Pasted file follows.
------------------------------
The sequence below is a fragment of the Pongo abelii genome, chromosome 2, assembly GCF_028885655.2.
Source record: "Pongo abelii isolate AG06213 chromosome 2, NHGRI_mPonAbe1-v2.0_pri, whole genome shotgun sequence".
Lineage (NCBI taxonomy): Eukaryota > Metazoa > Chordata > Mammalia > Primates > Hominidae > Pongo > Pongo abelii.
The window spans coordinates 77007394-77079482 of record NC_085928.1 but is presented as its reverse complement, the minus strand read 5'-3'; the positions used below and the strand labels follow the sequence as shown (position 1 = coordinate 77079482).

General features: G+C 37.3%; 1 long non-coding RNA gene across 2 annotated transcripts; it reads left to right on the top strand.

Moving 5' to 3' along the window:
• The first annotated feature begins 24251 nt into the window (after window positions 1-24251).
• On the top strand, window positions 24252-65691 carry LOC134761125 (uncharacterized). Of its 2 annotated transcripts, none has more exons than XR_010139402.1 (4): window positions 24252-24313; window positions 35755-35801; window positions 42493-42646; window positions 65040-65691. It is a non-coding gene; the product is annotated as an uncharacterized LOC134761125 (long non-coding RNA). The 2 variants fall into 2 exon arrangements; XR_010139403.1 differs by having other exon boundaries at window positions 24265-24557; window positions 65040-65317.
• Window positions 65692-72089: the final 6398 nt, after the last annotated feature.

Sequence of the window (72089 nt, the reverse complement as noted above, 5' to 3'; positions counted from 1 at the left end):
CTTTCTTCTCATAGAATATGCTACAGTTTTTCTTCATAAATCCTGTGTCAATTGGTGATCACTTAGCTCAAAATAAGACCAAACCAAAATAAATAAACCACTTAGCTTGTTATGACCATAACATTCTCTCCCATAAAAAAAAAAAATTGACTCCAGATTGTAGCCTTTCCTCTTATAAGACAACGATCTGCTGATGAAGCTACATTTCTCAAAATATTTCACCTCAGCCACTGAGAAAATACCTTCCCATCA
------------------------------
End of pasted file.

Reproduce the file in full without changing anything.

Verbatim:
The sequence below is a fragment of the Pongo abelii genome, chromosome 2, assembly GCF_028885655.2.
Source record: "Pongo abelii isolate AG06213 chromosome 2, NHGRI_mPonAbe1-v2.0_pri, whole genome shotgun sequence".
Lineage (NCBI taxonomy): Eukaryota > Metazoa > Chordata > Mammalia > Primates > Hominidae > Pongo > Pongo abelii.
The window spans coordinates 77007394-77079482 of record NC_085928.1 but is presented as its reverse complement, the minus strand read 5'-3'; the positions used below and the strand labels follow the sequence as shown (position 1 = coordinate 77079482).

General features: G+C 37.3%; 1 long non-coding RNA gene across 2 annotated transcripts; it reads left to right on the top strand.

Moving 5' to 3' along the window:
• The first annotated feature begins 24251 nt into the window (after window positions 1-24251).
• On the top strand, window positions 24252-65691 carry LOC134761125 (uncharacterized). Of its 2 annotated transcripts, none has more exons than XR_010139402.1 (4): window positions 24252-24313; window positions 35755-35801; window positions 42493-42646; window positions 65040-65691. It is a non-coding gene; the product is annotated as an uncharacterized LOC134761125 (long non-coding RNA). The 2 variants fall into 2 exon arrangements; XR_010139403.1 differs by having other exon boundaries at window positions 24265-24557; window positions 65040-65317.
• Window positions 65692-72089: the final 6398 nt, after the last annotated feature.

Sequence of the window (72089 nt, the reverse complement as noted above, 5' to 3'; positions counted from 1 at the left end):
CTTTCTTCTCATAGAATATGCTACAGTTTTTCTTCATAAATCCTGTGTCAATTGGTGATCACTTAGCTCAAAATAAGACCAAACCAAAATAAATAAACCACTTAGCTTGTTATGACCATAACATTCTCTCCCATAAAAAAAAAAAATTGACTCCAGATTGTAGCCTTTCCTCTTATAAGACAACGATCTGCTGATGAAGCTACATTTCTCAAAATATTTCACCTCAGCCACTGAGAAAATACCTTCCCATCA